Sunday, February 6

Of science and faith.

This post has like 5000 notes. which means there are more or less 5k people who agree with this -- I'm tempted to say b.s. but it's the belief of others. A belief, I believe is founded on the same ground as the Tower of Pisa - weak.

This is what I wrote when I reblogged this picture.

hmm. I disagree. If anything, science should make someone believe in a God more.

if that person was talking about Evolution vs Adam and Eve, then of course, I would not believe in Adam&Eve. Christians recognize this as a myth. Evolution is more believable, but in the end, it's just a theory. Much like how Big Bang is a theory as well as the Theory of Relativity, or the Law of Physics. If he had paid attention in science class more, then he would have realized that theories are not fact. Because they too can either be proved or disproved. They are just considered to be true. Much like how God is considered to be true. Scientists don't dwell on the provenance of those theories. They are just "given". We have to believe that it's true, or how else are we to understand how an apple doesn't stay afloat on air, but lands on the ground when the branch it was hanging on gave way? science, in the end, rests on faith.

do you think the complexity of living things is a big coincidence? we have plants that use the Carbon dioxide that we don't need so that in turn they can give us Oxygen that we do need. a woman has an ovary which fuses with the man's sperm so that it would grow into this amazing thing called a baby. And no matter what you do, you can't make a baby from a human and a cow. chimeras are fables (and have you seen them in Fullmetal Alchemist? they're not meant to be). science may explain HOW a fetus develops, but it can't explain WHY it works that way. It just does.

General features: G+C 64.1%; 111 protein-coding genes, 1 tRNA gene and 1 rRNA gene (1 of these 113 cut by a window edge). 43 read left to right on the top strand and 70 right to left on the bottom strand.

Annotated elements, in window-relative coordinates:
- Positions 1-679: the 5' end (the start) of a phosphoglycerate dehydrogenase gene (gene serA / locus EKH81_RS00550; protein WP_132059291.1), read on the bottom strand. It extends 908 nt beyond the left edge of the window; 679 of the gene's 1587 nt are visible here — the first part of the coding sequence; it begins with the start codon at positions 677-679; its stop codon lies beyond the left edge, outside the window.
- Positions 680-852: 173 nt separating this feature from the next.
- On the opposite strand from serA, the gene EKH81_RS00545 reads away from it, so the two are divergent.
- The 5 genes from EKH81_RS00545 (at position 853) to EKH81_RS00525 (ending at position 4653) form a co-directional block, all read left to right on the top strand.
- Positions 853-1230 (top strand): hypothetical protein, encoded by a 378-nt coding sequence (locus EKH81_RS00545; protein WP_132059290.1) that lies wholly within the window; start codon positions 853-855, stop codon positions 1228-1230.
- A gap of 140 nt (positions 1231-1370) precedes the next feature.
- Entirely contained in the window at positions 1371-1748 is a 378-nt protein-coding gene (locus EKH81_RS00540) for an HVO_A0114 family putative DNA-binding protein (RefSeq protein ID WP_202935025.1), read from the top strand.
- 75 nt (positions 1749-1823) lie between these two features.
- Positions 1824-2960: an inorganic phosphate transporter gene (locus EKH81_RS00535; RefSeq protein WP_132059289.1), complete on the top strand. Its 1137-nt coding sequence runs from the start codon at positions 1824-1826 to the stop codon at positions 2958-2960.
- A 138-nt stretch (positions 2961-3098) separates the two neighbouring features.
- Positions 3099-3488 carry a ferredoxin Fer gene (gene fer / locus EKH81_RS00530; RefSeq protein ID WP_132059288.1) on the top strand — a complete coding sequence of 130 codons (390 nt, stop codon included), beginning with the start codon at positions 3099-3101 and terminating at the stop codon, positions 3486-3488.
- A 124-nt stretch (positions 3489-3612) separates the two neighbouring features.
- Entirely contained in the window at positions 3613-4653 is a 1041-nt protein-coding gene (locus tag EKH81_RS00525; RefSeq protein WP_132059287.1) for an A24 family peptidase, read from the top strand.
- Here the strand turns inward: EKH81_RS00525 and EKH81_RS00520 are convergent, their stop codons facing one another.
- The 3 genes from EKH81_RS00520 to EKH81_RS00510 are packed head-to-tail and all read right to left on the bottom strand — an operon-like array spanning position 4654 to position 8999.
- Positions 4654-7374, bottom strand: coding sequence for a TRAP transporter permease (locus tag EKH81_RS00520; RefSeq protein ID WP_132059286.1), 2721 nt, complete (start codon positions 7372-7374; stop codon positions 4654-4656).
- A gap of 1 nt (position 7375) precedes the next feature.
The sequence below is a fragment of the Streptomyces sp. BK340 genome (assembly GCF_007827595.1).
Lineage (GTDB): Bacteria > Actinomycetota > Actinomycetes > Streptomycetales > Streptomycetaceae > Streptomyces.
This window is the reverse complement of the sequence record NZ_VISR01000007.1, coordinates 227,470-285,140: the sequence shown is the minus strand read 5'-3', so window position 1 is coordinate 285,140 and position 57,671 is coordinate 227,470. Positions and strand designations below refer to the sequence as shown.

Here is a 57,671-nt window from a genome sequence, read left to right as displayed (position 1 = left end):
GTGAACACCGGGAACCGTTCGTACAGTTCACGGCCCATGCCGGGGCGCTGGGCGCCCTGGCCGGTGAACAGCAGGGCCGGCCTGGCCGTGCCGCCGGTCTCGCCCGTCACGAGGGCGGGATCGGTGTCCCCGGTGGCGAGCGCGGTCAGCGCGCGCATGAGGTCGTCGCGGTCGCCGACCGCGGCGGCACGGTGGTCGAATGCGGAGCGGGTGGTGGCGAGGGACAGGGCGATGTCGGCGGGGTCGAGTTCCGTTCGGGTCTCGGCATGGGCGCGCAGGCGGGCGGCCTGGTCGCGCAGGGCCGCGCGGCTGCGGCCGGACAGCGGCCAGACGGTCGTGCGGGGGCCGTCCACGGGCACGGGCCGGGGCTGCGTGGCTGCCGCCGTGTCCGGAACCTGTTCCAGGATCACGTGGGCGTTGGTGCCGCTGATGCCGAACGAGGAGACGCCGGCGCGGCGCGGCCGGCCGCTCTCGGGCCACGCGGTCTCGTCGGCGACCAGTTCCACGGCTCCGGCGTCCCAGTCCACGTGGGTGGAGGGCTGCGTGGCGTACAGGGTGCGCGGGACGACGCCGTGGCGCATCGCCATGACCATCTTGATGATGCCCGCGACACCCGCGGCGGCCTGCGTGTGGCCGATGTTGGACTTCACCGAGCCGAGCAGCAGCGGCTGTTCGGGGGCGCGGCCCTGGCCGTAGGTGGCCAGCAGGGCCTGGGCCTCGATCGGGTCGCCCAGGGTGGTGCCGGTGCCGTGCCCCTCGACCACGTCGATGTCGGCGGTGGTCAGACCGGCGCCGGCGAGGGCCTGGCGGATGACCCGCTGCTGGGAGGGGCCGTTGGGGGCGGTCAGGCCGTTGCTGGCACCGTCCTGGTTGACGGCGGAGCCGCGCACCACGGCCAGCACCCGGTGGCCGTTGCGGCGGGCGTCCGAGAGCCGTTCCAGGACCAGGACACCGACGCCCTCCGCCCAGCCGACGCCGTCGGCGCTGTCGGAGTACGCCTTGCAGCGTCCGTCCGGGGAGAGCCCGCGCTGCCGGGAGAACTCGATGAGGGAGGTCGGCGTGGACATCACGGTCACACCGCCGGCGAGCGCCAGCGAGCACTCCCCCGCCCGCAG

So it brings us to the question, what makes life possible? There has to be something more powerful and higher than all of us who designed everything so perfectly. Maybe the Big Bang was just really God in motion.

I don't know if people will actually read this or what they think after reading it. It's just a thing that I strongly believe about. Did I tell you that I was an 11-year old atheist? I'm reformed now. It's been 10 years since then, and I picked up a lot of things on the way. I guess if I had not questioned God, then I would not have arrived at this point. But here I am, and I think that God would have let me arrive here no matter what. 

Can you honestly look at a baby and not wonder at how amazing it was made? Lots of atheists believe in the nonexistence of God because all they see is how shitty the world is. Yes, people are shitty, but take away the people, and it's wonderful. I still don't get why people refuse to believe in a God because of all the bad things people can do. Or how a flash flood can happen, or because there are earthquakes. 

I don't know, but if I dwell over it more, it makes sense. Because there's a certain balance to everything. (And who keeps that balance? Mother Nature / God/ higher power). Good things happen, and so do bad things. Karma? Or whatever. 

When I was an atheist, I refused to look at the other side of things. All I saw were the bad things, and I cared more about disproving lots of things. I hated the Church and its hypocrisies. I was a pessimist, and it's so not good being there. I'm stilll struggling with pessimism, because I think that's my true nature.  The beauty of life is, you can choose how your life can turn out to be. I can go against my nature and be an optimist. 

Did I just choose to believe in God? No. It's founded by rational thinking. And faith. And I'm really comfortable with that. :)

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